Chamundeeswari Kuppuswamy: International Policy, Cloning, Biotechnology - Tarrytown 2011





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Published on May 3, 2012

Chamundeeswari Kuppuswamy, PhD and Lecturer in Law at the University of Sheffield, discusses international law concerning human reproductive cloning and biotechnology at the 2011 Tarrytown Meeting.

The Tarrytown Meetings bring together people working to ensure that human biotechnologies and related emerging technologies support rather than undermine social justice, equality, human rights, ecological integrity and the common good.

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Presentation Notes:
My focus was essentially on the 1997 Declaration on the Human Genome and Human Rights. I used this instrument to talk about types of binding sources of international law and how one of them is of particular relevance in the context of human reproductive cloning. In the process I looked at the role of UNESCO and the UN and their contribution to the regulation of human reproductive cloning. I stated that while there was a failed attempt at putting together a treaty to prohibit human reproductive cloning, there however exists binding law by way of customary international law that establishes a norm against human reproductive cloning, tracing its origin to the 1997 Declaration. I then asked the general question about the relevance of international custom as a source of law in other areas of technology such as the topics under the key emerging global challenges.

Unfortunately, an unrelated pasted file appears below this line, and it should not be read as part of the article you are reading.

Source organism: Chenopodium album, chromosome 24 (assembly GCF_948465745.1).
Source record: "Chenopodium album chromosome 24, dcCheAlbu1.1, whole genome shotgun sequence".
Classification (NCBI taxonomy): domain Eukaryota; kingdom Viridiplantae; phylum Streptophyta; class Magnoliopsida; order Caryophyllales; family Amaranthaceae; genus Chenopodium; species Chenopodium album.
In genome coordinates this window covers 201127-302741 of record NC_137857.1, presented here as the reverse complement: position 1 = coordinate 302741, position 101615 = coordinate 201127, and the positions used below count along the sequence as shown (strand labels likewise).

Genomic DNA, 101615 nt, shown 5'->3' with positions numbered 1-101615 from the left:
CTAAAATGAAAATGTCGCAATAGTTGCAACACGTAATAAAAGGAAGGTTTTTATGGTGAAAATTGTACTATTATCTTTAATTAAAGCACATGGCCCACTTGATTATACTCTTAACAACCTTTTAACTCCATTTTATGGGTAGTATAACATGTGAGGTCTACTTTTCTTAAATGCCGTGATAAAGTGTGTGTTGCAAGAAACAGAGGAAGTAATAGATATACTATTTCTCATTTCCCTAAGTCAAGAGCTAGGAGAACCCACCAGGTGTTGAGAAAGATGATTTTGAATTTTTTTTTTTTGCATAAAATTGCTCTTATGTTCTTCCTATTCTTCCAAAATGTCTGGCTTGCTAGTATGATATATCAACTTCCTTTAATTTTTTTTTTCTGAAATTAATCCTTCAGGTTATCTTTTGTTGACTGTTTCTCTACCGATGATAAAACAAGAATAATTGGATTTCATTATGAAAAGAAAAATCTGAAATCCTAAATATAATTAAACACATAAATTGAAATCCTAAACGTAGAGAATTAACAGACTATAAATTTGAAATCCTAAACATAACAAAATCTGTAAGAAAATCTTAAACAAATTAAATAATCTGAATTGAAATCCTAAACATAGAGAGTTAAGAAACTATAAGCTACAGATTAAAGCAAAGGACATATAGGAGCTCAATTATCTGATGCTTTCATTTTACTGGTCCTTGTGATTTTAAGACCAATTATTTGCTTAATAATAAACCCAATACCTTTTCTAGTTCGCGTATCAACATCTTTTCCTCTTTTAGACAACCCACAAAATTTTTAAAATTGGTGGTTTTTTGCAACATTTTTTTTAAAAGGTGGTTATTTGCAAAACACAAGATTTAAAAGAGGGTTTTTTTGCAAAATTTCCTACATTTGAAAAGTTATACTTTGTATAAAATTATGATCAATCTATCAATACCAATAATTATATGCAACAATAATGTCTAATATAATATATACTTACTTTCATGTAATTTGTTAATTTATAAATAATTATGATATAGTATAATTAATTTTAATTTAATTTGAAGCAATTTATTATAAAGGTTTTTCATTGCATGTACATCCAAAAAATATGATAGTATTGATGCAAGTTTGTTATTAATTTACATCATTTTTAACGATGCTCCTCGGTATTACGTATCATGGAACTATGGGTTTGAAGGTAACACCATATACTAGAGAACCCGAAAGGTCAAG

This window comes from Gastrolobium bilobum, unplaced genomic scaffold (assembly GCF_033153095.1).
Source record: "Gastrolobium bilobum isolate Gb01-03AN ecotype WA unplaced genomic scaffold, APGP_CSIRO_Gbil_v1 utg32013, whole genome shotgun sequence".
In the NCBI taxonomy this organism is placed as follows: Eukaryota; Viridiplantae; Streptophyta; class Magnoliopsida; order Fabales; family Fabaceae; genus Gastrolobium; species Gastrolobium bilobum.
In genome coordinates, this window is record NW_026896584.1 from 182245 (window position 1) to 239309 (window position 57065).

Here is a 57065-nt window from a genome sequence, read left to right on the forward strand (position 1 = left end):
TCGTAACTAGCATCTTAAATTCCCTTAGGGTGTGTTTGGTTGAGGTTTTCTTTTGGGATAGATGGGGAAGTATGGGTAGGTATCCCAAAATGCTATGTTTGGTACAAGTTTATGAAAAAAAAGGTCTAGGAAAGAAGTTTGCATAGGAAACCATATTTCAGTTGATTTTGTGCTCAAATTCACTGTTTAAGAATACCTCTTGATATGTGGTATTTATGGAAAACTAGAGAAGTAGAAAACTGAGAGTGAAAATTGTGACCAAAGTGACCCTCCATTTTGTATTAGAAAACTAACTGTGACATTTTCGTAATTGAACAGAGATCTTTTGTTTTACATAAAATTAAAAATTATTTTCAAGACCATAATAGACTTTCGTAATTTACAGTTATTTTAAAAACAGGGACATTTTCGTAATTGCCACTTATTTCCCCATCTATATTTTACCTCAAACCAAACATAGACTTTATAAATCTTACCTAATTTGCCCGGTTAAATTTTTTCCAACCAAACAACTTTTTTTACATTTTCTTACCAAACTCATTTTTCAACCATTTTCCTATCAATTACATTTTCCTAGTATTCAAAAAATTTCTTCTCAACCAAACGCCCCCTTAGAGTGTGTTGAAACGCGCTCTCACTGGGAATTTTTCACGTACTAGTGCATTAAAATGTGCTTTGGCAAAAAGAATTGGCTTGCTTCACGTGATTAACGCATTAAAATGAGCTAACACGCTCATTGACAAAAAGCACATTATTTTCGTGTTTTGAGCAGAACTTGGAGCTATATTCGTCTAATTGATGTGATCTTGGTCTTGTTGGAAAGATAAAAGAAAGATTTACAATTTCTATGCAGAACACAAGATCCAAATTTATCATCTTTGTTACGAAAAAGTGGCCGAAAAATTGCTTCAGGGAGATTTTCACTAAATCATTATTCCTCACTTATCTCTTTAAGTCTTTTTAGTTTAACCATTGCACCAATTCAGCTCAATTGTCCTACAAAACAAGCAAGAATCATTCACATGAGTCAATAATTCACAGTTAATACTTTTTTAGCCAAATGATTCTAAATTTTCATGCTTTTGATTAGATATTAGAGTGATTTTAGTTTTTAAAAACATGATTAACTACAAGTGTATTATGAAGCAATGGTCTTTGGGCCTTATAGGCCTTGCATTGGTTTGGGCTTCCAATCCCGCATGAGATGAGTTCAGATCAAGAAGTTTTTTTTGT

The second part of my talk focused on the institutional challenges of producing hard law in human biotechnologies. The International Bioethics Committee of UNESCO that produced the 1997 Declaration is an innovative committee made of independent experts and tasked to deal with challenges in the 'life sciences'. But by the very nature of the body, sitting within an intergovernmental organisation and using a mandate set by the States, it has been more focused on the public law aspects of governance of biotechnologies. Human rights law has been the framework if not the complete focus of the three main instruments elaborated by the IBC. The public-private interface and private commercial interests have been out of focus in this context. But there is still room to reclaim space in private-public issues and reopen the discussion on ethical aspects of ownership on the genome. The 1997 Declaration encapsulates in Articles 1 and 4 some of the tensions between the commercial and public interests that featured in its debates between 1993-'97 wherein the human genome was (symbolically) given the status of 'the heritage of humanity' indicating some form of regulated ownership. The Doha Round of the World Trade organisation has led to proposed amendments to the TRIPS Agreement in relation to Article 31 demonstrating that the international community's parallel interests in health and trade have converged with some positive results for the protection of health. The human genome may be intimately tied to identity of the human being, but is also happens to be a valuable natural resource. There are some rich debates on genetic resources in international law, the Convention on biological diversity have just concluded a protocol on access and benefit sharing of genetic resources. This in effect marks a turning point in international law and is making in-roads into international intellectual property law. Multiple coordinates need to be established for the debate on human genetic resources. Various forums are suitable to deal with various aspects of the regulation of human genetic resources, and this should include the IBC and trade forums.

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